OLD Media Moves

The Wall Street Journal, one year into the Murdoch regime

December 6, 2008

Johnnie Roberts, a Newsweek writer and former Wall Street Journal reporter, writes about the changes at The Journal, one year after its acquisition by Rupert Murdoch.

Roberts writes, “So far, the results are mixed, susceptible to different interpretations and haven’t immunized parent News Corp. from the pounding that all media stocks are absorbing this year. The Journal is drawing more readers and advertisers, including coveted luxury brands. Newsstand sales have soared by more than 20 percent since the economic crisis.

“Dow Jones is looking to add color capacity, according to a company publishing executive who isn’t authorized to discuss the subject. WSJ.com now draws more than 20 million unique visitors per month, and enjoys the enviable distinction of a dual stream of revenues from subscribers and advertisers. But it’s unclear whether the growing print and online audiences are directly linked to Murdoch’s overhaul. Maybe it’s just inherent reader interest in two galvanizing news stories.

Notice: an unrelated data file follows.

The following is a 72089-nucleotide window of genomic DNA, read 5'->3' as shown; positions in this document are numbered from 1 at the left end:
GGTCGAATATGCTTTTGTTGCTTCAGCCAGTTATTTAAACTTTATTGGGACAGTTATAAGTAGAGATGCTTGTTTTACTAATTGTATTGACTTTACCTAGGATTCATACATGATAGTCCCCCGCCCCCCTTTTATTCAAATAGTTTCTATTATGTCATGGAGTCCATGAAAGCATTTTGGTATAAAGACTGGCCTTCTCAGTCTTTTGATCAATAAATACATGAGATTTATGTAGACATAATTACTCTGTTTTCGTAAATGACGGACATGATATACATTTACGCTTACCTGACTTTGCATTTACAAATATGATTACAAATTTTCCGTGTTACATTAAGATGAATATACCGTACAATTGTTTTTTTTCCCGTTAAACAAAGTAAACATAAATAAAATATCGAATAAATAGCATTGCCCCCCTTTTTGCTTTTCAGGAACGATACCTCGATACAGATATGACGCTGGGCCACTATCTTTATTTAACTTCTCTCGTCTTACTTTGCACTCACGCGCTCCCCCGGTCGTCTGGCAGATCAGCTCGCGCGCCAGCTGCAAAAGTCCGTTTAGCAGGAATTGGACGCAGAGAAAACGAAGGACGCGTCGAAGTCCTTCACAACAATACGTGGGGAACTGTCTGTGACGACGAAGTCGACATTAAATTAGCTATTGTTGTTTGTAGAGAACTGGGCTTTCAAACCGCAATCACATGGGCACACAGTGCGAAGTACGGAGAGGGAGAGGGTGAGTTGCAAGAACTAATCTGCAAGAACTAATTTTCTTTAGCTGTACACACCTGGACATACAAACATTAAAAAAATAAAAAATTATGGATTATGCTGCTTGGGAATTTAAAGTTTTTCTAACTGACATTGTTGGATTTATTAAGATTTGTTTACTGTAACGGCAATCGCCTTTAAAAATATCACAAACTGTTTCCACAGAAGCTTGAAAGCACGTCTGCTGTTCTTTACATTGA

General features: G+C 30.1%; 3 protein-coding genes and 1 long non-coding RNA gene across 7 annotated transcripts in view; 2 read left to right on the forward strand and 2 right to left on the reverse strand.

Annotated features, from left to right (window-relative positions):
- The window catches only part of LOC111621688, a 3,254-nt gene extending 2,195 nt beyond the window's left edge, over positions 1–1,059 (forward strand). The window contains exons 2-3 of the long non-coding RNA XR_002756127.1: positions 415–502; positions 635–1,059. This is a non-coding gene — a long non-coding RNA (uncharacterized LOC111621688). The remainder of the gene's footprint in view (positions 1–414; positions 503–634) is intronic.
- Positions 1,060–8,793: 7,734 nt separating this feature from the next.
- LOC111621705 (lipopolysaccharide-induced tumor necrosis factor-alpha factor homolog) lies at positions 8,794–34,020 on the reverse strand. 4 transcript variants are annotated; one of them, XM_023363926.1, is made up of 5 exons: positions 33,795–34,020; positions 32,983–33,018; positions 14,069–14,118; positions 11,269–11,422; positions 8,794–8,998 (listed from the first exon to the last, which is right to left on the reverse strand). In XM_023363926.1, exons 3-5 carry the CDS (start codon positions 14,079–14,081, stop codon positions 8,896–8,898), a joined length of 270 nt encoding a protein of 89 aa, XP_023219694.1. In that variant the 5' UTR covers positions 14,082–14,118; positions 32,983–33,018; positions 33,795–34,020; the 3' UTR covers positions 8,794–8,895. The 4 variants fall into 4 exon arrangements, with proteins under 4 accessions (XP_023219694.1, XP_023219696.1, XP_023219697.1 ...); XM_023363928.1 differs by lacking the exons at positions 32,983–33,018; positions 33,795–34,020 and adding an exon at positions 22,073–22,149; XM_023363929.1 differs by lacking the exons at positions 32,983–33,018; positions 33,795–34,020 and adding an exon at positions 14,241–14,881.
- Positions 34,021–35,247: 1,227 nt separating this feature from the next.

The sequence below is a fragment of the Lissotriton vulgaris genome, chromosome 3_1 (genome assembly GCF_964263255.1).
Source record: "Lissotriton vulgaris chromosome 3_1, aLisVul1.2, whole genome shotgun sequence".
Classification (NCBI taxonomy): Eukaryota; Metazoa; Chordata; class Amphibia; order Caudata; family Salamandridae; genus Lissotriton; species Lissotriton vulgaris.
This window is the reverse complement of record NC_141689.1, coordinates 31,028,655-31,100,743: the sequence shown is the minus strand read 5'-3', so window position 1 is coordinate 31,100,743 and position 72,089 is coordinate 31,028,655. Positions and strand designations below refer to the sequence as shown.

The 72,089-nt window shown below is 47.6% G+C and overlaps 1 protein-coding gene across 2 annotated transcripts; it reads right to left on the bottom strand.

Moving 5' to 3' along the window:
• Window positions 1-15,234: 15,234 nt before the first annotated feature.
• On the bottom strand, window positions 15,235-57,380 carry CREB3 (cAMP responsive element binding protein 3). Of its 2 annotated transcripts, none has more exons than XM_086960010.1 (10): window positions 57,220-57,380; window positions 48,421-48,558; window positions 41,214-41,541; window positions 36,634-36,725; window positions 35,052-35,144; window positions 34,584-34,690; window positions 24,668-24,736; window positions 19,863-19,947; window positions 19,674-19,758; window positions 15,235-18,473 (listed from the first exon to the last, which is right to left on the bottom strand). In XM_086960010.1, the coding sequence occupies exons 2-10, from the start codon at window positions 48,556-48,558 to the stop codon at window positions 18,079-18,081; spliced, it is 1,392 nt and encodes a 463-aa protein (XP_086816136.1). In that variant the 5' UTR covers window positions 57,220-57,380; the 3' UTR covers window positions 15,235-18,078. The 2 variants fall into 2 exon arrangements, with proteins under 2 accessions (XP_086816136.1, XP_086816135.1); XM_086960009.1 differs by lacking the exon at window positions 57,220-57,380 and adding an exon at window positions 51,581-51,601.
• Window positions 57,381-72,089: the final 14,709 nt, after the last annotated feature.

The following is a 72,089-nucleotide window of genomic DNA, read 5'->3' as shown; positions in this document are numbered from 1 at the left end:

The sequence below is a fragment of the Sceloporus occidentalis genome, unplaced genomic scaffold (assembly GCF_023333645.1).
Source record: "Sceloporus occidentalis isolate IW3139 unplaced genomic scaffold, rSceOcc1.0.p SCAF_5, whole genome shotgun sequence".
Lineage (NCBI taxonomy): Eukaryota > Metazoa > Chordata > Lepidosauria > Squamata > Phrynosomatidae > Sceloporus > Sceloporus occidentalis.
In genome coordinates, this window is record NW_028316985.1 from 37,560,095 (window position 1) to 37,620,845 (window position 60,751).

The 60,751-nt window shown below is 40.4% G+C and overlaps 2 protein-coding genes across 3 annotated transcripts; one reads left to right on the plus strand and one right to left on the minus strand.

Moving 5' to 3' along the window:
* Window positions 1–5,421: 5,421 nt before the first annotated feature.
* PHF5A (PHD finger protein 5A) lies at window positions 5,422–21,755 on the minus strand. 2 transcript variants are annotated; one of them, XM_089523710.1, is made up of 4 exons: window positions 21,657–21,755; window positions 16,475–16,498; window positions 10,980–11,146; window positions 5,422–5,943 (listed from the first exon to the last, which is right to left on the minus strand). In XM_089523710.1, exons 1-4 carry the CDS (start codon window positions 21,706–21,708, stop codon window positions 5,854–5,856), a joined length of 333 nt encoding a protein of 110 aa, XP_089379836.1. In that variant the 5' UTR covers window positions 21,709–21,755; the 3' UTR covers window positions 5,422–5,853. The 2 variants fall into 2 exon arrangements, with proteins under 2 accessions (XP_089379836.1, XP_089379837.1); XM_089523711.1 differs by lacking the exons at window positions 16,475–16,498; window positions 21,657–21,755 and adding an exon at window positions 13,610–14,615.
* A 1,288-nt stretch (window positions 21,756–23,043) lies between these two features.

“In any case, the Journal’s popularity has yet to boost overall profitability at Dow Jones. In its latest fiscal quarter ended Sept. 30, News Corp. blamed Dow Jones for a $4 million reduction in pretax profits of its global newspaper and information segment.

“Still, as a result of the Journal’s industry-defying growth and News Corp.’s investments, Murdoch finds himself basking in changing sentiment. The Journal newsroom has embraced him as a savior. That was unimaginable in 2007 during the tumultuous eight months between Murdoch’s initial offer and the final acquisition—a corporate drama that dominated the financial press.”

Read more here.

Subscribe to TBN

Receive updates about new stories in the industry daily or weekly.

Subscribe to TBN

Receive updates about new stories in the industry.